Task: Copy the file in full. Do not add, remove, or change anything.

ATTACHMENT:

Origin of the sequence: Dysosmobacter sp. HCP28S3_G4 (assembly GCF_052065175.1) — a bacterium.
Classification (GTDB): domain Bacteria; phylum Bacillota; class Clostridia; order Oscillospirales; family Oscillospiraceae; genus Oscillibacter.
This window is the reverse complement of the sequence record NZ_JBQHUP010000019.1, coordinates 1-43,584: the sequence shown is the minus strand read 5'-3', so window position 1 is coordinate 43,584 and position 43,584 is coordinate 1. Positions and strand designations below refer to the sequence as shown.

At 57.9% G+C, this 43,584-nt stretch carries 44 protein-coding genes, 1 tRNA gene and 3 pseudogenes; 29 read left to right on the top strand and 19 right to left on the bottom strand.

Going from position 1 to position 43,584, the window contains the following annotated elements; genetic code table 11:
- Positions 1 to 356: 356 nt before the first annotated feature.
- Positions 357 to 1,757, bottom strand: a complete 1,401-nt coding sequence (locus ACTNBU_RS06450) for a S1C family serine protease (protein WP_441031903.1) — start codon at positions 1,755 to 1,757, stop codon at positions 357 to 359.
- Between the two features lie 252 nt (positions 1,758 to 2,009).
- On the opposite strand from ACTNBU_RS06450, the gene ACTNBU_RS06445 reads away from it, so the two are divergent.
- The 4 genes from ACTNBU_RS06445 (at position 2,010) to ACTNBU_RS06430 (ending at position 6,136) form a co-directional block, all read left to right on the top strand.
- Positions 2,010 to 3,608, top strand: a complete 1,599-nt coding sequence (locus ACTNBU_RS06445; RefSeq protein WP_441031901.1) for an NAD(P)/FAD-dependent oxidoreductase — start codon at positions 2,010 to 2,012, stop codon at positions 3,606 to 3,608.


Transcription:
Origin of the sequence: Dysosmobacter sp. HCP28S3_G4 (assembly GCF_052065175.1) — a bacterium.
Classification (GTDB): domain Bacteria; phylum Bacillota; class Clostridia; order Oscillospirales; family Oscillospiraceae; genus Oscillibacter.
This window is the reverse complement of the sequence record NZ_JBQHUP010000019.1, coordinates 1-43,584: the sequence shown is the minus strand read 5'-3', so window position 1 is coordinate 43,584 and position 43,584 is coordinate 1. Positions and strand designations below refer to the sequence as shown.

At 57.9% G+C, this 43,584-nt stretch carries 44 protein-coding genes, 1 tRNA gene and 3 pseudogenes; 29 read left to right on the top strand and 19 right to left on the bottom strand.

Going from position 1 to position 43,584, the window contains the following annotated elements; genetic code table 11:
- Positions 1 to 356: 356 nt before the first annotated feature.
- Positions 357 to 1,757, bottom strand: a complete 1,401-nt coding sequence (locus ACTNBU_RS06450) for a S1C family serine protease (protein WP_441031903.1) — start codon at positions 1,755 to 1,757, stop codon at positions 357 to 359.
- Between the two features lie 252 nt (positions 1,758 to 2,009).
- On the opposite strand from ACTNBU_RS06450, the gene ACTNBU_RS06445 reads away from it, so the two are divergent.
- The 4 genes from ACTNBU_RS06445 (at position 2,010) to ACTNBU_RS06430 (ending at position 6,136) form a co-directional block, all read left to right on the top strand.
- Positions 2,010 to 3,608, top strand: a complete 1,599-nt coding sequence (locus ACTNBU_RS06445; RefSeq protein WP_441031901.1) for an NAD(P)/FAD-dependent oxidoreductase — start codon at positions 2,010 to 2,012, stop codon at positions 3,606 to 3,608.